If you've ever Googled stock information, you've probably heard the name Seeking Alpha. It's an independent company that provides investment insights based on crowd-sourced information. The company is profitable, and hasn't raised capital in over a decade--all with no marketing team.
There's a common issue with crowd-sourcing: If your startup depends on public input, you have a problem. You need people for your platform to have any value, but without value, guess what you won't have any of? People.
No one is going to join a platform that's a ghost town. Without anyone joining, it won't stop being a ghost town. Catch 22.
Every single social startup experiences this. If you're crowd-sourcing maps, then you need people to join the app for there to be any navigation. If there's no navigation, why would anyone join? Same goes for photos. Nothing to view, no reason to join. No reason to join, nothing to view.
I want to use Seeking Alpha as a case study, because it's one of the rare companies that's been able to crack the code--and it can be a blueprint for your own startup. If you analyze its growth, you'll find a few ingredients that together make up a recipe for success: out-of-the-box value so users are not dependent on other users in order to join, a built-in incentive to keep users happy and engaged, and networks effects to ensure that the platform reaches critical mass.
Let's take the maps example. Yes, if there are no users, there is no navigation, which means no one is joining. But what if the app gives you some basic turn-by-turn navigation even without users?
That would attract some users, which would add another layer of crowd-sourced data, which would then bring more users. If the app gives some real value out of the box, which is only magnified when more users join, you can break the cycle.
Seeking Alpha began by curating investment insights--not from industry analysts or journalists, but from investors who were actually buying and selling stocks. The traders got more distribution for their content, Seeking Alpha got its out-of-the box value, and readers gained access to non-traditional insights.
Once you have initial value, you can prompt a never-ending cycle. The more users you have, the more people will want to join.
In Seeking Alpha's case, the company brought the people and their content to the platform by incentivizing them, which then brought in more traders, which ultimately brought in more readers, which then brought in more contributors.
But it goes even deeper than that. At the time, there was plenty of stock advice elsewhere on the internet--mostly in blog form--but it wasn't getting read, because it wasn't being tagged and organized effectively. Seeking Alpha's platform gave these bloggers a natural leg up without additional exposure--a built-in incentive.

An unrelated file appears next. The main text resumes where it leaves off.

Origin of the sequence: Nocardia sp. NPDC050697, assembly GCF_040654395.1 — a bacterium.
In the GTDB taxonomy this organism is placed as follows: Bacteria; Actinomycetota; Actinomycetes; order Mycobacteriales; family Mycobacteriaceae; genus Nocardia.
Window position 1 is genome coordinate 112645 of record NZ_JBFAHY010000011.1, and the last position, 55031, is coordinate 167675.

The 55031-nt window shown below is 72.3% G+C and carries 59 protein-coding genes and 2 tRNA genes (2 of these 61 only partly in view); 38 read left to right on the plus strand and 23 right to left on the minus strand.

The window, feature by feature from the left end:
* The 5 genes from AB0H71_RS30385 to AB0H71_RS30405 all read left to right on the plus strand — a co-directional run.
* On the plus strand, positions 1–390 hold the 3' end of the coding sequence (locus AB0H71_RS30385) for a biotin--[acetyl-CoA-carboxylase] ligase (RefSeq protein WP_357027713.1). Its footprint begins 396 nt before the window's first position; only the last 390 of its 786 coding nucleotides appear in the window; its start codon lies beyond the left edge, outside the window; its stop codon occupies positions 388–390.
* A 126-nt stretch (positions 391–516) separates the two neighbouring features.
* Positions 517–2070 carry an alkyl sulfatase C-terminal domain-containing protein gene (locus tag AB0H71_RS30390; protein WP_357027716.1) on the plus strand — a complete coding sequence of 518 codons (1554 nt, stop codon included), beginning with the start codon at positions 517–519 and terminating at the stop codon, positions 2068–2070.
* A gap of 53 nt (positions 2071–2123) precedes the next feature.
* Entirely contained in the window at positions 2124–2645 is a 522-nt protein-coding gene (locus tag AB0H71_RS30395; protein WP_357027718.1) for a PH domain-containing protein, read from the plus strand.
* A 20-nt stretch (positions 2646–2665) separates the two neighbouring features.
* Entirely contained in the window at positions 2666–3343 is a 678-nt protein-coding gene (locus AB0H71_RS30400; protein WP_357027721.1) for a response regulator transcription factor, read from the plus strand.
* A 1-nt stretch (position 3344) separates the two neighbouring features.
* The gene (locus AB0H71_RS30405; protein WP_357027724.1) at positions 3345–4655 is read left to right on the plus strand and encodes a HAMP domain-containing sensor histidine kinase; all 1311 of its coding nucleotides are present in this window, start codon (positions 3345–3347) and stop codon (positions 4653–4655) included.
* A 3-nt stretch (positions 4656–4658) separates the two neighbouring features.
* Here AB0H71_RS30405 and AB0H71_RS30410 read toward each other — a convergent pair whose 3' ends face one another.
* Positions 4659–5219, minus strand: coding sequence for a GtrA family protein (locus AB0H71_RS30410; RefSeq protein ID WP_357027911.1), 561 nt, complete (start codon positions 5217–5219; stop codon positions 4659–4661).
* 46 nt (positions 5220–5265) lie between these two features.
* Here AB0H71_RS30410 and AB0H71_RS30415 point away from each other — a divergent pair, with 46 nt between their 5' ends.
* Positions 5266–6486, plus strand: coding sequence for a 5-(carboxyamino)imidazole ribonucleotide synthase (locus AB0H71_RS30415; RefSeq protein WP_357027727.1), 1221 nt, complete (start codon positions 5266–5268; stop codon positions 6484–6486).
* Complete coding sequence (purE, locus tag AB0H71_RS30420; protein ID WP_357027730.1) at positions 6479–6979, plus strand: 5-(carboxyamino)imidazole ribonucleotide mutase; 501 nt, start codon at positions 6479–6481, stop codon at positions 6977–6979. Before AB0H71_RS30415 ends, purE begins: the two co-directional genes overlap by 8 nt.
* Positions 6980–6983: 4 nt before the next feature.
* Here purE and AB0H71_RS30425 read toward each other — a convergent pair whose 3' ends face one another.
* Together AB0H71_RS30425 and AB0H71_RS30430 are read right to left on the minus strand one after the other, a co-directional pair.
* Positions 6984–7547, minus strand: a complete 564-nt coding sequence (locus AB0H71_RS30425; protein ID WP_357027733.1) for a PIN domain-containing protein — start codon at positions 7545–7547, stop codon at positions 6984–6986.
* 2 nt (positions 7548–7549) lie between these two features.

Any trader or analyst who joined the platform found a huge spike in both readers and engagement. That kept them around.
Once you figure out a way to bring in the initial users, the next question is scale. How do you bring in more, many more, and eventually hit critical mass?
I talked with Seeking Alpha's founder, David Jackson, who told me that as his platform took off, traders started closing their own blogs and only posting on his website. There was more engagement on the bigger platform.
As the platform gained readers, more traders felt incentive to contribute--and each new contributor brought his or her already-existing audience to the table. The users became ambassadors--which is something you can do with your startup, too.
By providing real tangible value to your user base, you increase their delight, which then means they bring their friends, and everyone wins. You've created a network effect.
Replicating the Strategy for Your Own Startup
The most important lesson for you, as an entrepreneur, is to examine the pattern, adopt the strategy, and implement the tactics of cracking the issue of users depending on value and value depending on users.
Ask yourself: Why would any users join my platform? What is that out-of-the-box value for them? If there is none, create some.
Once you come up with a reason for people to join, the next question is: How do you keep them around by building an incentive into the product? What's the gain for users if they stick around?
Finally, once you have the solution to getting users and retaining them, the million dollar question is: How do you provide those users so much goodness, that they are inclined to do your job for you, and bring their friends along for the ride?
If you can answer all three questions, you'll be well on your way to success.